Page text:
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Together for the Common Good
Communes conjure up notions of sharing common spaces, resources and socio-political interests with a similar group of cohabitants. But collaborative housing, or cohousing, strikes a balance between privacy and community. Homeowners share common areas that may include a dining room (where optional communal meals are shared two or three times a week), kitchen, meeting rooms, recreatio...
Communes conjure up notions of sharing common spaces, resources and socio-political interests with a similar group of cohabitants.
But collaborative housing, or cohousing, strikes a balance between privacy and community. Homeowners share common areas that may include a dining room (where optional communal meals are shared two or three times a week), kitchen, meeting rooms, recreation facilities, workshop and children's play area — while maintaining their own complete, autonomous housing units (with kitchens, living rooms, etc.). There is no shared communal economy.
Cohousing communities are planned and managed by residents who come from all walks of life — singles, couples, families, empty nesters and retirees — who are committed to living as a community. The typical cohousing community has 20 to 30 single-family homes that face each other along a pedestrian street or are clustered around a common courtyard.
Cohousing encourages social interaction with neighbors and can reduce feelings of suburban isolation, providing a surrogate social network and support system for individuals that live far from their extended families. Neighbors watch out for each other and their property.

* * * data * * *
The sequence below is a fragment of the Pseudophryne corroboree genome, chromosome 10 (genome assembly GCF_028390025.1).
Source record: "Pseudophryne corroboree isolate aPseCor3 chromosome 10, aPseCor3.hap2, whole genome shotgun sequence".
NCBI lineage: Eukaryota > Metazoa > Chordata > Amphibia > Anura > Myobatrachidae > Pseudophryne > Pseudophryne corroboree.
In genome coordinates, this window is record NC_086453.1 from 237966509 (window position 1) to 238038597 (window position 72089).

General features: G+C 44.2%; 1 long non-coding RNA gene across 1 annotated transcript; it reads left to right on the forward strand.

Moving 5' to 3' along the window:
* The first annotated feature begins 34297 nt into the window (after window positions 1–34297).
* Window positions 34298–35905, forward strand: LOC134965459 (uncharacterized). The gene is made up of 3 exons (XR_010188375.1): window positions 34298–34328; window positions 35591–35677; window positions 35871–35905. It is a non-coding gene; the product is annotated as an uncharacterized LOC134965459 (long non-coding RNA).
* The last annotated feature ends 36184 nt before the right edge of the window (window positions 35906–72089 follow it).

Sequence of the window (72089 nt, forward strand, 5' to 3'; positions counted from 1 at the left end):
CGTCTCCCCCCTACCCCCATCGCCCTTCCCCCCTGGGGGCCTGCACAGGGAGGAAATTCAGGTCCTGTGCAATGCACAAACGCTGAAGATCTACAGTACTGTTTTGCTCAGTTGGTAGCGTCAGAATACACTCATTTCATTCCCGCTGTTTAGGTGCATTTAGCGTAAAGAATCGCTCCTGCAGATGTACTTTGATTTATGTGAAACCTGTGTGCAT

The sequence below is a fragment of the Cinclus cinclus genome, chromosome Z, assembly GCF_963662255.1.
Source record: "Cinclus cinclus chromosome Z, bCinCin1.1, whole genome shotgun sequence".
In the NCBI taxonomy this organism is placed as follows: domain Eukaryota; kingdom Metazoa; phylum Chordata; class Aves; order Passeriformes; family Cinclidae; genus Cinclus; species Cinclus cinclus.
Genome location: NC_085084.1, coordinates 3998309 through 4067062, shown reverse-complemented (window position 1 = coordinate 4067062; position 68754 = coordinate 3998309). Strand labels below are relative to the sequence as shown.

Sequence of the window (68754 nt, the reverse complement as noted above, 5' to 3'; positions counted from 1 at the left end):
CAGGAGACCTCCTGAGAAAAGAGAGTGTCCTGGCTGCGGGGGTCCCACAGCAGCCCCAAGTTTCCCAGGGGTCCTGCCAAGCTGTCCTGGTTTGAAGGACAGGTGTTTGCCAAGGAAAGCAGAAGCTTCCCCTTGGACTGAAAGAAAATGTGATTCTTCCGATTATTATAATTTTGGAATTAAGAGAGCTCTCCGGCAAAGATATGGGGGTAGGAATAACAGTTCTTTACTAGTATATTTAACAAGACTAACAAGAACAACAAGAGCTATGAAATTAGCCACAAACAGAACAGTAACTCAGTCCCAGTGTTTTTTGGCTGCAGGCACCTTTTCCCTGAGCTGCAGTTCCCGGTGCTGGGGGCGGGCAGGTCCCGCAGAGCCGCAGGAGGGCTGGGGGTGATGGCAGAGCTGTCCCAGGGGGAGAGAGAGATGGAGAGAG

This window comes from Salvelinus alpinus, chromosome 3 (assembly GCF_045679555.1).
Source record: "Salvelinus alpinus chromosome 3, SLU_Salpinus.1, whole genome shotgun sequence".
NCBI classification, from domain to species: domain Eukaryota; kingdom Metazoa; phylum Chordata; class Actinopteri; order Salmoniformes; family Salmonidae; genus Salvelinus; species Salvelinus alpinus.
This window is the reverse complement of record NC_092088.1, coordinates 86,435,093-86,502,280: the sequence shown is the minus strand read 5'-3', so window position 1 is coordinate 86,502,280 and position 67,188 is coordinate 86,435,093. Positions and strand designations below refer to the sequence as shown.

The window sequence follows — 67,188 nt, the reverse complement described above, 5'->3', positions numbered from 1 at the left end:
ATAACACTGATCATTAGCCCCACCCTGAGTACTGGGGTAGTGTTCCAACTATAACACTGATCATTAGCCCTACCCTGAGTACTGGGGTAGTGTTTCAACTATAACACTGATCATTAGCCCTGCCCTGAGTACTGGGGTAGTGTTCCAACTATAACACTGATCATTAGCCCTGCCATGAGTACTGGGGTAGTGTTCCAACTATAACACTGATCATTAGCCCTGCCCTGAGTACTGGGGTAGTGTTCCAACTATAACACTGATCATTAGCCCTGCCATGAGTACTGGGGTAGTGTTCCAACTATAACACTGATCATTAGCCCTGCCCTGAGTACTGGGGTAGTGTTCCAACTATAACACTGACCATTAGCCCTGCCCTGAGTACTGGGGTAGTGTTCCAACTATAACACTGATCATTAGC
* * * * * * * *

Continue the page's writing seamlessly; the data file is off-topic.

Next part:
Cohousing often utilizes an environmentally sensitive design that emphasizes pedestrian access and optimized open space. It promotes conservation because more resources, such as tools, cars and books, can be shared.
Cohousing communities have historically taken anywhere from two to eight years to complete. But Jim Leach of Wonderland Hill Development Company of Boulder, Colo., has pioneered a "streamlined model" of development. A national team of cohousing professionals consults with future residents and handles the technical aspects of the project, including building and development, engineering, architecture and design, project management and group process.
Cohousing began in Denmark in the late 1960s, and spread to North America in the late 1980s, around the time husband and wife architects Kathryn McCamant and Chuck Durrett wrote, "Cohousing: A Contemporary Approach to Housing Ourselves," after studying and visiting more than 50 of these Scandinavian communities. According to the Cohousing Association of the United States, there are more than 100 cohousing communities completed or in development in the U.S. and Canada, with high concentrations in California, Colorado, Washington and Massachusetts.